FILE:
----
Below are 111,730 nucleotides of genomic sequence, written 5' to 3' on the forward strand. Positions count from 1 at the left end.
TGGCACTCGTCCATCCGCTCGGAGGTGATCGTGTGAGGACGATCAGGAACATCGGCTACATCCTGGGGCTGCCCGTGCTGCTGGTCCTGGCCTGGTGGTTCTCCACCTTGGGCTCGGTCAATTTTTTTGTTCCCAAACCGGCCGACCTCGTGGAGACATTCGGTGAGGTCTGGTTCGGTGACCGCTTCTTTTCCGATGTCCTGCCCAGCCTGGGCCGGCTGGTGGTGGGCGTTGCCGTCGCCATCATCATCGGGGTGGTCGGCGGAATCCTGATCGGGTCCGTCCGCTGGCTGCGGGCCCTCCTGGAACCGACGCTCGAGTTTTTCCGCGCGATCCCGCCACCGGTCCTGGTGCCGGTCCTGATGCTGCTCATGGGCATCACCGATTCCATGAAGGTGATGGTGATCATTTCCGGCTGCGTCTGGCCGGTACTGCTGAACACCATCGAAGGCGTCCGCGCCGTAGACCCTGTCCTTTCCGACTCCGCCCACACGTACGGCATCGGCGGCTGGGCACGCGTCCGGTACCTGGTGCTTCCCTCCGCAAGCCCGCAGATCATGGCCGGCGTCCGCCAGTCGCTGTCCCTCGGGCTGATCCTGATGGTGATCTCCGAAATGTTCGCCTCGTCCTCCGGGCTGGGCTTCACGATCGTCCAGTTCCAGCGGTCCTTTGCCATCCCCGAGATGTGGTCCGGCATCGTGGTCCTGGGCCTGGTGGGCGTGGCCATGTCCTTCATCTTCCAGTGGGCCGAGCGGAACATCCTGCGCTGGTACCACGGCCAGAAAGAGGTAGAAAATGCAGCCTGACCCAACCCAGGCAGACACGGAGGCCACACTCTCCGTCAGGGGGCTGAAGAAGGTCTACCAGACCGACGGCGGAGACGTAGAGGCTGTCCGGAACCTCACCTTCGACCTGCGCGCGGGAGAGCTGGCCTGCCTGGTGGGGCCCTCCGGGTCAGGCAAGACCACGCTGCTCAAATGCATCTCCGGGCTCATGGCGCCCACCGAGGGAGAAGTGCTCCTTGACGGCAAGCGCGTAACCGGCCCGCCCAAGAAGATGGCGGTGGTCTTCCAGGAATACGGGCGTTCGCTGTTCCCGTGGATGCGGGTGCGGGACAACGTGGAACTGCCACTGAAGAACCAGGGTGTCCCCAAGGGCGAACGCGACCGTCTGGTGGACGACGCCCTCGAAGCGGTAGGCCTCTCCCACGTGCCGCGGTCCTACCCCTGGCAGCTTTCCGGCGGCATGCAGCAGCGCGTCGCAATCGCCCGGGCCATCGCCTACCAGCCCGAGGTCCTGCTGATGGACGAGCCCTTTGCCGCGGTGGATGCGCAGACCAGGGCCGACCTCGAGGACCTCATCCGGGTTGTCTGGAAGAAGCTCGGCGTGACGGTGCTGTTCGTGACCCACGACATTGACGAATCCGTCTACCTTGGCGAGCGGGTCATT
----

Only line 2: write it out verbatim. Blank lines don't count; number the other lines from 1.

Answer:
TGGCACTCGTCCATCCGCTCGGAGGTGATCGTGTGAGGACGATCAGGAACATCGGCTACATCCTGGGGCTGCCCGTGCTGCTGGTCCTGGCCTGGTGGTTCTCCACCTTGGGCTCGGTCAATTTTTTTGTTCCCAAACCGGCCGACCTCGTGGAGACATTCGGTGAGGTCTGGTTCGGTGACCGCTTCTTTTCCGATGTCCTGCCCAGCCTGGGCCGGCTGGTGGTGGGCGTTGCCGTCGCCATCATCATCGGGGTGGTCGGCGGAATCCTGATCGGGTCCGTCCGCTGGCTGCGGGCCCTCCTGGAACCGACGCTCGAGTTTTTCCGCGCGATCCCGCCACCGGTCCTGGTGCCGGTCCTGATGCTGCTCATGGGCATCACCGATTCCATGAAGGTGATGGTGATCATTTCCGGCTGCGTCTGGCCGGTACTGCTGAACACCATCGAAGGCGTCCGCGCCGTAGACCCTGTCCTTTCCGACTCCGCCCACACGTACGGCATCGGCGGCTGGGCACGCGTCCGGTACCTGGTGCTTCCCTCCGCAAGCCCGCAGATCATGGCCGGCGTCCGCCAGTCGCTGTCCCTCGGGCTGATCCTGATGGTGATCTCCGAAATGTTCGCCTCGTCCTCCGGGCTGGGCTTCACGATCGTCCAGTTCCAGCGGTCCTTTGCCATCCCCGAGATGTGGTCCGGCATCGTGGTCCTGGGCCTGGTGGGCGTGGCCATGTCCTTCATCTTCCAGTGGGCCGAGCGGAACATCCTGCGCTGGTACCACGGCCAGAAAGAGGTAGAAAATGCAGCCTGACCCAACCCAGGCAGACACGGAGGCCACACTCTCCGTCAGGGGGCTGAAGAAGGTCTACCAGACCGACGGCGGAGACGTAGAGGCTGTCCGGAACCTCACCTTCGACCTGCGCGCGGGAGAGCTGGCCTGCCTGGTGGGGCCCTCCGGGTCAGGCAAGACCACGCTGCTCAAATGCATCTCCGGGCTCATGGCGCCCACCGAGGGAGAAGTGCTCCTTGACGGCAAGCGCGTAACCGGCCCGCCCAAGAAGATGGCGGTGGTCTTCCAGGAATACGGGCGTTCGCTGTTCCCGTGGATGCGGGTGCGGGACAACGTGGAACTGCCACTGAAGAACCAGGGTGTCCCCAAGGGCGAACGCGACCGTCTGGTGGACGACGCCCTCGAAGCGGTAGGCCTCTCCCACGTGCCGCGGTCCTACCCCTGGCAGCTTTCCGGCGGCATGCAGCAGCGCGTCGCAATCGCCCGGGCCATCGCCTACCAGCCCGAGGTCCTGCTGATGGACGAGCCCTTTGCCGCGGTGGATGCGCAGACCAGGGCCGACCTCGAGGACCTCATCCGGGTTGTCTGGAAGAAGCTCGGCGTGACGGTGCTGTTCGTGACCCACGACATTGACGAATCCGTCTACCTTGGCGAGCGGGTCATT